When nations pay reparations, it is based on the same idea.  A nation is a continuing entity.  All Americans, whether they were naturalized last week or trace American ancestors back to 1776 and before, are heirs of what their nation has done in the past, both good and bad.

Reparations will not get rid of racist thinking, racial prejudice or racial discrimination.  That is not the purpose.  The purpose is compensation for a wrong.

Do people in the present still suffer from the effects of slavery?  Maybe they wouldn’t if African-American slaves had been given full citizenship rights after the Thirteenth Amendment was enacted.  But they weren’t.

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Mass incarceration and the black family

September 15, 2015

In 1965, Daniel P. Moynihan wrote a report for the Johnson administration saying that black American families were breaking down, and that this created problems that could not be solved through civil rights legislation or existing social welfare programs.

Atlantic840Moynihan, who himself grew up in a broken home, argued that African-American boys needed strong fathers to be breadwinners and role models, and that without this influence, they were more likely to become drifters and criminals.

His intent was to promote jobs programs for African-American men, but the impact of this report, as Ta-Nehisi Coates wrote in cover article in The Atlantic, was the opposite.

It was taken as an indication that the black American family was inherently dysfunctional and that nothing could be done about it.   Critics such as Charles Murray said that welfare programs, especially Aid to Dependent Children, undermined the family because they made it possible for mothers to get along without the income of a male breadwinner.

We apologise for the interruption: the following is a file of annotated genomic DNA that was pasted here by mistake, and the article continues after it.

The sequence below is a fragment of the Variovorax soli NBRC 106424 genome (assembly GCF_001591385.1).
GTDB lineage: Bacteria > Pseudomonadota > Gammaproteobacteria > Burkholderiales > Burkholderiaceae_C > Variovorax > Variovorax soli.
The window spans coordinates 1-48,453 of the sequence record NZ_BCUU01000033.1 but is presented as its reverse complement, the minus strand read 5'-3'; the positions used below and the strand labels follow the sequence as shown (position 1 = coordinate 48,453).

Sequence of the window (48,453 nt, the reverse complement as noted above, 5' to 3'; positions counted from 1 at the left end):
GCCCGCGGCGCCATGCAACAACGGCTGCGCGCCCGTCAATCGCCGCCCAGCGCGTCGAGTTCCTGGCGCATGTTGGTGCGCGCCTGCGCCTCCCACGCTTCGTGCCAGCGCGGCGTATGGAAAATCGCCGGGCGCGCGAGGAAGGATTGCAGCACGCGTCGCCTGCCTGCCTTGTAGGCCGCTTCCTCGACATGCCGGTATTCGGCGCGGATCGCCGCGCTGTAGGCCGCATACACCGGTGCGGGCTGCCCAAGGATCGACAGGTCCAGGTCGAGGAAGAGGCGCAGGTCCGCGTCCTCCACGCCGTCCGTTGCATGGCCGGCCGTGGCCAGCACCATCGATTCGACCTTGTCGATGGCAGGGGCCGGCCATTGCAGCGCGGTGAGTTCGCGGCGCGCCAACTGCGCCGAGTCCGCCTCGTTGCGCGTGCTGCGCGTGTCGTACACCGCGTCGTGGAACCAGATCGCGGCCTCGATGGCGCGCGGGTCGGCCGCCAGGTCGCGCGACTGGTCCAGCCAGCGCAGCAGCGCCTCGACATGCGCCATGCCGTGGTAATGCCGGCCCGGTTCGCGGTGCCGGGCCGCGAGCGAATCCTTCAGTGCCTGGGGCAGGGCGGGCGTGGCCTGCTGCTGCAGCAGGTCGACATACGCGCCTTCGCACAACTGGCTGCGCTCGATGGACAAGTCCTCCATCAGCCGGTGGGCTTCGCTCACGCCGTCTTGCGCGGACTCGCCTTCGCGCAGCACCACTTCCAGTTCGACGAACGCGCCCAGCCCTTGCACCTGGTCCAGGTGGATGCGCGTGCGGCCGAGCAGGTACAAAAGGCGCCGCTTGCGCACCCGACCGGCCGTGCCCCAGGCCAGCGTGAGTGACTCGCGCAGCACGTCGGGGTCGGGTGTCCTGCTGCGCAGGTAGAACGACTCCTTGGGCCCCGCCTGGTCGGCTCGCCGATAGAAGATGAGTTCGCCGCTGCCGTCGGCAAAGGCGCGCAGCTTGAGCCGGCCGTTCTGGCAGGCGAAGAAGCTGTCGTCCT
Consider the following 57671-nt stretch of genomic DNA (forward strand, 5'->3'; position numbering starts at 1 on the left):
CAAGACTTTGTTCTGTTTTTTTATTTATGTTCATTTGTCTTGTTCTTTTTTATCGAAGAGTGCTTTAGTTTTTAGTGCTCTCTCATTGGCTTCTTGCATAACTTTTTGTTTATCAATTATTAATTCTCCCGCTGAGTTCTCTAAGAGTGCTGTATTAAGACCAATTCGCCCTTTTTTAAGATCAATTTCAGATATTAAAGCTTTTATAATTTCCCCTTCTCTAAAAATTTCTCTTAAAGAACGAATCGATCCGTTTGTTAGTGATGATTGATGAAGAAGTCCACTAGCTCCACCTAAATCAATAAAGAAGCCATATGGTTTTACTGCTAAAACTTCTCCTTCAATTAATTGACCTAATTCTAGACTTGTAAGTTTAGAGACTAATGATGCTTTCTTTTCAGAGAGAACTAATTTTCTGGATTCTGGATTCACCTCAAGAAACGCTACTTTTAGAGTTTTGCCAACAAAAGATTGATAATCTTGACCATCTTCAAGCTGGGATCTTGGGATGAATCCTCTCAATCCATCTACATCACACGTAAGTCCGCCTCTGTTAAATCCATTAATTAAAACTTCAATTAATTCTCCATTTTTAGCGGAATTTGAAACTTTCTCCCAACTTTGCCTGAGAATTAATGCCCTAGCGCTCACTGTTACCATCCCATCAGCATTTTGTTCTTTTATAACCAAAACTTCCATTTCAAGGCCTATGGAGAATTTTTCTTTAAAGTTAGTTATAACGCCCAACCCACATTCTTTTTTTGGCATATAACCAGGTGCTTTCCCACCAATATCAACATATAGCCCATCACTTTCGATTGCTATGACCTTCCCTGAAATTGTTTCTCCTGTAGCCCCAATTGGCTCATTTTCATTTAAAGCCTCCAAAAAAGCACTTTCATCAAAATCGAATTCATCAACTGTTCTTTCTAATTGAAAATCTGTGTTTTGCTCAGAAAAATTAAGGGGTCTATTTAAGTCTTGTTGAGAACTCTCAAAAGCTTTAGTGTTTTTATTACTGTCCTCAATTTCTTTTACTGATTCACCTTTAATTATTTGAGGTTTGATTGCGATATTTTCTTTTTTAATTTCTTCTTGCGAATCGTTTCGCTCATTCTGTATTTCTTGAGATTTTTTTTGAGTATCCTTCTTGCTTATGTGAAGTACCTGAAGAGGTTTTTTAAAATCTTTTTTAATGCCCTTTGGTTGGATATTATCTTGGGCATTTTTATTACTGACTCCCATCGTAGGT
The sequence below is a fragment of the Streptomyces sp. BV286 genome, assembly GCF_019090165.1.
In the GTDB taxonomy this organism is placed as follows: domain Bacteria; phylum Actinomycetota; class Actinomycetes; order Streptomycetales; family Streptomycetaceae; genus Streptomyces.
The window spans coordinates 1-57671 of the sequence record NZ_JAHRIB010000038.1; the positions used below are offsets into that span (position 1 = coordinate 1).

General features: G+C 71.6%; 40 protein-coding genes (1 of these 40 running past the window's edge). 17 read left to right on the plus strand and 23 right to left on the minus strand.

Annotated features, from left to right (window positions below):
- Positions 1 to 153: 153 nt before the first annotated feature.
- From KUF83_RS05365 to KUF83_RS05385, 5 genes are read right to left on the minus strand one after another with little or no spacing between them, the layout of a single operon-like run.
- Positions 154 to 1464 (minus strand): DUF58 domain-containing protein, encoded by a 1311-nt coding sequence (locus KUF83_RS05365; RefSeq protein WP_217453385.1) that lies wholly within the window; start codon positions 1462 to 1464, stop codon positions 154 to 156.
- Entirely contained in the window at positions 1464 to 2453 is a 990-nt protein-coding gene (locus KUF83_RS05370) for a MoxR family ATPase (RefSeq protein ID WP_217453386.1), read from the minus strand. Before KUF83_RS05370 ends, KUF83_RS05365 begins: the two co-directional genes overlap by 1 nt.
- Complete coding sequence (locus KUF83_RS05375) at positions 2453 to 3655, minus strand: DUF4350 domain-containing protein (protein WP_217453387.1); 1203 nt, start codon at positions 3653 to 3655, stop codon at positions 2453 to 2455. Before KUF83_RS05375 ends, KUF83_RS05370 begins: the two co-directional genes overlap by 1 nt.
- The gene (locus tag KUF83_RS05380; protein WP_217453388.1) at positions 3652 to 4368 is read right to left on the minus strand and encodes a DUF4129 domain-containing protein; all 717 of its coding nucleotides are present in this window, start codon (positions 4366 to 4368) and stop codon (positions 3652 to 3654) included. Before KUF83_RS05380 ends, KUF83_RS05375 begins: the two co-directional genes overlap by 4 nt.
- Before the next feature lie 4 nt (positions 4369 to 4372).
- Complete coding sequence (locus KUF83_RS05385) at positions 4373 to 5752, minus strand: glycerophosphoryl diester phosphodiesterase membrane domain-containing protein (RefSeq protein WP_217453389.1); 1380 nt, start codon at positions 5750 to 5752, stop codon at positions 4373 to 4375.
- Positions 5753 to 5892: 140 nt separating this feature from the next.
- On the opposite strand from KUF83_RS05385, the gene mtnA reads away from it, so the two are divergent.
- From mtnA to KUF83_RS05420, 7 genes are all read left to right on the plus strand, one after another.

The federal government’s policy instead was to protect society from poor black people by stepping up law enforcement and sending more people to prison and for longer periods of time.

The rate of incarceration in the United States is roughly five times what it was when Moynihan wrote his report, and many times any comparable country.

Those incarcerated are disproportionately poor black menThey are arrested much more frequently than middle-class or white men for victim-less crimes or for such vague offenses as loitering.

As Coates pointed out, this is highly destructive to the black family, and in the nature of a self-fulfilling prophecy.   A black man in prison cannot fulfill the role of a father, and, once freed, is barred from many occupations by law and most jobs by custom.

So you have more fatherless families, and more families in which the husband and father is unable to fulfill the role of provider and protector.

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The case against reparations

May 28, 2014

I wish that every American would read The Case for Reparations by Ta-Nehisi Coates in the June issue of The Atlantic.  It is painful reading.  It tells how U.S. government policy has worked against African-Americans from the days of slavery and Jim Crow down to the present time.